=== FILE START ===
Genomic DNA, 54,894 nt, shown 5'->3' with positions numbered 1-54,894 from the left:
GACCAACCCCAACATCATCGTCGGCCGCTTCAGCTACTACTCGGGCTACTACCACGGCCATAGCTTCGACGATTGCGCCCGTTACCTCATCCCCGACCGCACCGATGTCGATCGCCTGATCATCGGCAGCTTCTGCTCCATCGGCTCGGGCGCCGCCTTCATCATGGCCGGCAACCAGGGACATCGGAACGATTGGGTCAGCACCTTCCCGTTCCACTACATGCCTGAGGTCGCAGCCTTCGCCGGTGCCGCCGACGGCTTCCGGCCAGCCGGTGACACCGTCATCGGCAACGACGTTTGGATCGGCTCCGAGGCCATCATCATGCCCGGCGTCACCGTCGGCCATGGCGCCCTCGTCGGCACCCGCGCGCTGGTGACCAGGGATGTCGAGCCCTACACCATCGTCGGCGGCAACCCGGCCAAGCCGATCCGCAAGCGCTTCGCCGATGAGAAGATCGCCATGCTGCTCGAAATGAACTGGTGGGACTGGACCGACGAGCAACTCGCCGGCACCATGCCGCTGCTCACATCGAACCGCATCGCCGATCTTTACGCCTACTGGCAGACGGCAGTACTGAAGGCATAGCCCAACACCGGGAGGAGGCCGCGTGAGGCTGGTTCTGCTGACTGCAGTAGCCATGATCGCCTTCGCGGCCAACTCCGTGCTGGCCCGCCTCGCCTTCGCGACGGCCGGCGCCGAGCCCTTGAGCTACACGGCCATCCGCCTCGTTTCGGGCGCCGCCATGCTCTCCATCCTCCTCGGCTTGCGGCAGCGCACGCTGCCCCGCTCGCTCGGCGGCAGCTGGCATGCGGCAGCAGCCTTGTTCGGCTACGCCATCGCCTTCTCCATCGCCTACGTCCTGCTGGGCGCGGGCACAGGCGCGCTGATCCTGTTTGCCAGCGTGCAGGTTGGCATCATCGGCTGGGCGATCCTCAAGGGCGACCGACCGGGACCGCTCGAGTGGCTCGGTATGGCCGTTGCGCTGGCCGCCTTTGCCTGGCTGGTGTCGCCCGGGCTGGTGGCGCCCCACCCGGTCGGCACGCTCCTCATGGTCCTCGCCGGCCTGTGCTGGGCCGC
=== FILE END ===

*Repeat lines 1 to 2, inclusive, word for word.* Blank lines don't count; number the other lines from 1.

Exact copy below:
Genomic DNA, 54,894 nt, shown 5'->3' with positions numbered 1-54,894 from the left:
GACCAACCCCAACATCATCGTCGGCCGCTTCAGCTACTACTCGGGCTACTACCACGGCCATAGCTTCGACGATTGCGCCCGTTACCTCATCCCCGACCGCACCGATGTCGATCGCCTGATCATCGGCAGCTTCTGCTCCATCGGCTCGGGCGCCGCCTTCATCATGGCCGGCAACCAGGGACATCGGAACGATTGGGTCAGCACCTTCCCGTTCCACTACATGCCTGAGGTCGCAGCCTTCGCCGGTGCCGCCGACGGCTTCCGGCCAGCCGGTGACACCGTCATCGGCAACGACGTTTGGATCGGCTCCGAGGCCATCATCATGCCCGGCGTCACCGTCGGCCATGGCGCCCTCGTCGGCACCCGCGCGCTGGTGACCAGGGATGTCGAGCCCTACACCATCGTCGGCGGCAACCCGGCCAAGCCGATCCGCAAGCGCTTCGCCGATGAGAAGATCGCCATGCTGCTCGAAATGAACTGGTGGGACTGGACCGACGAGCAACTCGCCGGCACCATGCCGCTGCTCACATCGAACCGCATCGCCGATCTTTACGCCTACTGGCAGACGGCAGTACTGAAGGCATAGCCCAACACCGGGAGGAGGCCGCGTGAGGCTGGTTCTGCTGACTGCAGTAGCCATGATCGCCTTCGCGGCCAACTCCGTGCTGGCCCGCCTCGCCTTCGCGACGGCCGGCGCCGAGCCCTTGAGCTACACGGCCATCCGCCTCGTTTCGGGCGCCGCCATGCTCTCCATCCTCCTCGGCTTGCGGCAGCGCACGCTGCCCCGCTCGCTCGGCGGCAGCTGGCATGCGGCAGCAGCCTTGTTCGGCTACGCCATCGCCTTCTCCATCGCCTACGTCCTGCTGGGCGCGGGCACAGGCGCGCTGATCCTGTTTGCCAGCGTGCAGGTTGGCATCATCGGCTGGGCGATCCTCAAGGGCGACCGACCGGGACCGCTCGAGTGGCTCGGTATGGCCGTTGCGCTGGCCGCCTTTGCCTGGCTGGTGTCGCCCGGGCTGGTGGCGCCCCACCCGGTCGGCACGCTCCTCATGGTCCTCGCCGGCCTGTGCTGGGCCGC